Browsing Mechanical Engineering by Authors
In vitro mesenchymal stem cell response to a CO2 laser modified polymeric materialWaugh, David G.; Hussain, Issam; Lawrence, Jonathan; Smith, Graham C.; Toccaceli, Christina; University of Chester; University of Lincoln (Elsevier, 2016-05-16)With an ageing world population it is becoming significantly apparent that there is a need to produce implants and platforms to manipulate stem cell growth on a pharmaceutical scale. This is needed to meet the socio-economic demands of many countries worldwide. This paper details one of the first ever studies in to the manipulation of stem cell growth on CO2 laser surface treated nylon 6,6 highlighting its potential as an inexpensive platform to manipulate stem cell growth on a pharmaceutical scale. Through CO2 laser surface treatment discrete changes to the surfaces were made. That is, the surface roughness of the nylon 6,6 was increased by up to 4.3 µm, the contact angle was modulated by up to 5° and the surface oxygen content increased by up to 1 atom%. Following mesenchymal stem cell growth on the laser treated samples, it was identified that CO2 laser surface treatment gave rise to an enhanced response with an increase in viable cell count of up to 60,000 cells/ml when compared to the as-received sample. The effect of surface parameters modified by the CO2 laser surface treatment on the mesenchymal stem cell response is also discussed along with potential trends that could be identified to govern the mesenchymal stem cell response.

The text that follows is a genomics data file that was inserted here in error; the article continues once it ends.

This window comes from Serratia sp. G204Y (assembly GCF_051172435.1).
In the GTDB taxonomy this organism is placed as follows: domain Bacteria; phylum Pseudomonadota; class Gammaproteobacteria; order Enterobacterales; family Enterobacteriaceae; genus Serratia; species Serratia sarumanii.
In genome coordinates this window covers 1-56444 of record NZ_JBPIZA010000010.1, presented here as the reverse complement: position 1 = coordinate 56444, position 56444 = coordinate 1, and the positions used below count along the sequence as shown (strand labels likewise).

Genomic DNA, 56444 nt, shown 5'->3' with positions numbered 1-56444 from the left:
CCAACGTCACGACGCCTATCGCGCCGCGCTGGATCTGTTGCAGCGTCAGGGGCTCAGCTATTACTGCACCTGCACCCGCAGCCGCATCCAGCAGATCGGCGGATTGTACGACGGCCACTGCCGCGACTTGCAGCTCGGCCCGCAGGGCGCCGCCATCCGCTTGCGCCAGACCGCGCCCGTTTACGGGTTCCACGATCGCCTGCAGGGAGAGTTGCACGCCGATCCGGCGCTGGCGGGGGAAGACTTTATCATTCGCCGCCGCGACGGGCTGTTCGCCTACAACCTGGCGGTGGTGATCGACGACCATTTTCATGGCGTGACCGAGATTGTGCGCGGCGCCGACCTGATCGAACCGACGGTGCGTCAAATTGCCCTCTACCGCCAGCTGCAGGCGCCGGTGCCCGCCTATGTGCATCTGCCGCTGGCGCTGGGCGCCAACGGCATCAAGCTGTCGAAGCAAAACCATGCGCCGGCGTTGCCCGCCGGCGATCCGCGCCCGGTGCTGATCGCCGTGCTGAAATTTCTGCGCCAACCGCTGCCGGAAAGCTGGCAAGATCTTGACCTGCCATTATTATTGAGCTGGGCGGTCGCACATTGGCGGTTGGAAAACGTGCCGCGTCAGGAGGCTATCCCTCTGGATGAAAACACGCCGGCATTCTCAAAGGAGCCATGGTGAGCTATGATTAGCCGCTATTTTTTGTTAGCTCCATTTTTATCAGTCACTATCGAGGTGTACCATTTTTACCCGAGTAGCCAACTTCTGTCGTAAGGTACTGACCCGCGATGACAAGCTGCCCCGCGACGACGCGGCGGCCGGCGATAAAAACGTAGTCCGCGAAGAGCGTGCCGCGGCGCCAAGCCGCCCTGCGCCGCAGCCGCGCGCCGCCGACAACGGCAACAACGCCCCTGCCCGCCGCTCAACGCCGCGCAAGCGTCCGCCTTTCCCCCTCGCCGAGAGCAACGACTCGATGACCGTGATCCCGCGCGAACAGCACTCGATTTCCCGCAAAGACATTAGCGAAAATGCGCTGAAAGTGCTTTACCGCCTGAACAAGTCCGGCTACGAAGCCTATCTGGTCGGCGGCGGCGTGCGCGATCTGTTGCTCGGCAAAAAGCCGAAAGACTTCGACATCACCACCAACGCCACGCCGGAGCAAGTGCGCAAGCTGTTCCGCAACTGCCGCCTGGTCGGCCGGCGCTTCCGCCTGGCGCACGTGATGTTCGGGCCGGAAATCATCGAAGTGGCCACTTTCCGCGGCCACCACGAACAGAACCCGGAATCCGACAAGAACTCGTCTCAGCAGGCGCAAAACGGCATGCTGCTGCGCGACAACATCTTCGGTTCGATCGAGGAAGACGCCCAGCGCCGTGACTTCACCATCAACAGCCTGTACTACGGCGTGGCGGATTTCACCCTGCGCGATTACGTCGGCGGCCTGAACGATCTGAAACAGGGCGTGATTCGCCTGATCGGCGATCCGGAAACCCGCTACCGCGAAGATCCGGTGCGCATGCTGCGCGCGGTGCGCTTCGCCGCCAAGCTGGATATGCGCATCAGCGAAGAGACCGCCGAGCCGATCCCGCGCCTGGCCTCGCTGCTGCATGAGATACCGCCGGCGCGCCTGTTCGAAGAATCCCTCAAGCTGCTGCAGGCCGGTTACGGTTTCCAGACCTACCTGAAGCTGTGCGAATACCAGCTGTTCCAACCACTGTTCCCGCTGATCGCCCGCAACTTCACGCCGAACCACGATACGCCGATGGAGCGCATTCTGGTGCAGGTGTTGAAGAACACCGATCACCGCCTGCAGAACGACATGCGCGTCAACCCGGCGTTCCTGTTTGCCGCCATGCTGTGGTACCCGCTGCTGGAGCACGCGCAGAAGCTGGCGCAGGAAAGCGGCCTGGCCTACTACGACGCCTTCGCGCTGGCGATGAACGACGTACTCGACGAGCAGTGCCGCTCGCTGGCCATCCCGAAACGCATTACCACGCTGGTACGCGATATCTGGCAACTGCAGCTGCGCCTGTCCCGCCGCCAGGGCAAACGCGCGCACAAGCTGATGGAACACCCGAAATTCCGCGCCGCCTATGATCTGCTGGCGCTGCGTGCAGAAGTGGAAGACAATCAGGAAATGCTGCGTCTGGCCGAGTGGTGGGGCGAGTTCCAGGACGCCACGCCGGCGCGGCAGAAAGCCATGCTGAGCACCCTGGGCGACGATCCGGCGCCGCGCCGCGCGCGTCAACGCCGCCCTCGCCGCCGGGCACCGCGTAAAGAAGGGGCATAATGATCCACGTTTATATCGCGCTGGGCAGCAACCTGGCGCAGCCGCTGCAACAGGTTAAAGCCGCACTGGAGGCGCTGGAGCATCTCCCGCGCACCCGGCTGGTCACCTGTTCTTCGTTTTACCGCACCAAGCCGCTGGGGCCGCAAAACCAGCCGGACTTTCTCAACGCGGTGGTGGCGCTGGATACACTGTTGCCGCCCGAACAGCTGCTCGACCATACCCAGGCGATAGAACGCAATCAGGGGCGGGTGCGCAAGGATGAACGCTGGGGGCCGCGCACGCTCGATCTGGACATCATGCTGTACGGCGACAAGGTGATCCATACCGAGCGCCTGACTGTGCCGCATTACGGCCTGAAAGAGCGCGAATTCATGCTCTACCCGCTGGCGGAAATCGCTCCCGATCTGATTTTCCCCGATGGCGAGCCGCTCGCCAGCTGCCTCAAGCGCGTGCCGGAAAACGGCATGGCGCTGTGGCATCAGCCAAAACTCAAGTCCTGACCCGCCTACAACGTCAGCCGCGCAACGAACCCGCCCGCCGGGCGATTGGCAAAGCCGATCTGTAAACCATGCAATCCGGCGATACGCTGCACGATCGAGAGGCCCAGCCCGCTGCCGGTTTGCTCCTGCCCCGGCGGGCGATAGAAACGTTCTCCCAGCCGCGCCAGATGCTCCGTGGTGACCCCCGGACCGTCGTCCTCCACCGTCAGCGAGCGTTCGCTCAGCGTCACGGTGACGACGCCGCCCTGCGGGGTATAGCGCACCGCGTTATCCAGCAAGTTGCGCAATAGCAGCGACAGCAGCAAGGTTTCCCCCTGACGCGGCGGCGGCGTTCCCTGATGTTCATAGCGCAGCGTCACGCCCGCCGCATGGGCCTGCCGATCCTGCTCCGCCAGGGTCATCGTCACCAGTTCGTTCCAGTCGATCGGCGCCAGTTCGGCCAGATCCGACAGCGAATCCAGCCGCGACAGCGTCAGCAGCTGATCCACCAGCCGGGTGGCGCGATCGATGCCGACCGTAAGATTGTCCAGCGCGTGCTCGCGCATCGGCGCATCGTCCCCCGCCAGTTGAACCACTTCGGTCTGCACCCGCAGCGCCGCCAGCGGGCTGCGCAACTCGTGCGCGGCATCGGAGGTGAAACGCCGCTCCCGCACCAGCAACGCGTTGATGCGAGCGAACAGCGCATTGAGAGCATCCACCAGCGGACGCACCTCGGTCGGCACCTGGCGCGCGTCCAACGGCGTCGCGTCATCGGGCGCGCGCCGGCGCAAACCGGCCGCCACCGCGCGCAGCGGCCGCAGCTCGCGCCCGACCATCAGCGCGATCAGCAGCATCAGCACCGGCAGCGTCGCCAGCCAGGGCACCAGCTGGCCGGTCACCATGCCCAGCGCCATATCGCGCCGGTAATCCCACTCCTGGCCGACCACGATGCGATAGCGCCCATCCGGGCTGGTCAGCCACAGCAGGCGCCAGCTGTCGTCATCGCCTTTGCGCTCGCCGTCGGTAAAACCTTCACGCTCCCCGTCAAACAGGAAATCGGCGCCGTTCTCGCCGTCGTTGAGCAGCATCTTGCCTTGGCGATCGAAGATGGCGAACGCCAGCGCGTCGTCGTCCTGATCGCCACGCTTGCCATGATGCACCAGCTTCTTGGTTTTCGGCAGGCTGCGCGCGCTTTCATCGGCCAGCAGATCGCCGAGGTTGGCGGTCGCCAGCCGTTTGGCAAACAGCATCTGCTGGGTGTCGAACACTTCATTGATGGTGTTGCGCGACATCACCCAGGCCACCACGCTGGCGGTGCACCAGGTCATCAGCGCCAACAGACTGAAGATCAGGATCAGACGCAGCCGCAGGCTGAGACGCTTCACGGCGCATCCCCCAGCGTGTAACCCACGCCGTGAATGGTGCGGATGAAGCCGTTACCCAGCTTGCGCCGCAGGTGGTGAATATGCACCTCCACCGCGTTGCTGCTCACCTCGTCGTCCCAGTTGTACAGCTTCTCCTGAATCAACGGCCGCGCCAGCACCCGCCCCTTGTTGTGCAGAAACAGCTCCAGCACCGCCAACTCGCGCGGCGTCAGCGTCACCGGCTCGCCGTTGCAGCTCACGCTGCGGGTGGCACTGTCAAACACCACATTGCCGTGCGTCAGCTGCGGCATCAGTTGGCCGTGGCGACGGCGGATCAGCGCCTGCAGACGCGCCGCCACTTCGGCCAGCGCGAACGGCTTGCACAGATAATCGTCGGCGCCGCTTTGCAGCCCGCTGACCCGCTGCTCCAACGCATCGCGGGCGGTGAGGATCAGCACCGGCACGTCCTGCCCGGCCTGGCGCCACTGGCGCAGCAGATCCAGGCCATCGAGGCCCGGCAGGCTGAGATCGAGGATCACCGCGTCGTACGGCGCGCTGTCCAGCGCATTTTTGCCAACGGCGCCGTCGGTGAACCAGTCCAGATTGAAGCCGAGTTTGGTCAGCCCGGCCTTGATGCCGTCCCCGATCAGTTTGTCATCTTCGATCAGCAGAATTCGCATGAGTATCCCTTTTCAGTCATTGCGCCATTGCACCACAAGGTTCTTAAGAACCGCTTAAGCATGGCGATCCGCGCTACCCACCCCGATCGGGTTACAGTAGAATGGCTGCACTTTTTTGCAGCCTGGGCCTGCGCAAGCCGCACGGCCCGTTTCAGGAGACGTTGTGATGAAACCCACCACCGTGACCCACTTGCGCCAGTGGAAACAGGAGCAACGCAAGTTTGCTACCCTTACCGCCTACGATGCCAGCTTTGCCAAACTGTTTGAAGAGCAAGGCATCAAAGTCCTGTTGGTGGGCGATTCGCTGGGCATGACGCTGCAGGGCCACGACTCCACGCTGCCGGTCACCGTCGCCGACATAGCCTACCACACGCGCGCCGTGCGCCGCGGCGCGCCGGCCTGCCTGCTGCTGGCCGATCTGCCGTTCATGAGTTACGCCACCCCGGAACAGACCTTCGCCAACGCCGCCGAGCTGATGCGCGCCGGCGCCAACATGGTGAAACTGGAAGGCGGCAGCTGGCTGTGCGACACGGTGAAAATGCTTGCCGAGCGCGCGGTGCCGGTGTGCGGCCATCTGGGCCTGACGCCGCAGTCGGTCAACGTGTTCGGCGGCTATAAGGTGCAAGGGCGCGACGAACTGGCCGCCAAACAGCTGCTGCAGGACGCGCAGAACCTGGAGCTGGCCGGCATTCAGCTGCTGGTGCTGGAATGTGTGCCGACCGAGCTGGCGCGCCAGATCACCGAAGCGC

Surface treatments to modulate bioadhesion: A critical reviewWaugh, David G.; Toccaceli, Christina; Gillett, Alice R.; Ng, Chi-Ho; Hodgson, Simon D.; Lawrence, Jonathan; University of Chester (Scrivener Publishing, 2016-03-01)On account of the recent increase in importance of biological and microbiological adhesion in industries such as healthcare and food manufacturing many researchers are now turning to the study of materials, wettability and adhesion to develop the technology within these industries further. This is highly significant as the stem cell industry alone, for example, is currently worth £3.5 million in the United Kingdom (UK) alone. This paper reviews the current state-of-the-art techniques used for surface treatment with regards to modulating biological adhesion including laser surface treatment, plasma treatment, micro/nano printing and lithography, specifically highlighting areas of interest for further consideration by the scientific community. What is more, this review discusses the advantages and disadvantages of the current techniques enabling the assessment of the most attractive means for modulating biological adhesion, taking in to account cost effectiveness, complexity of equipment and capabilities for processing and analysis.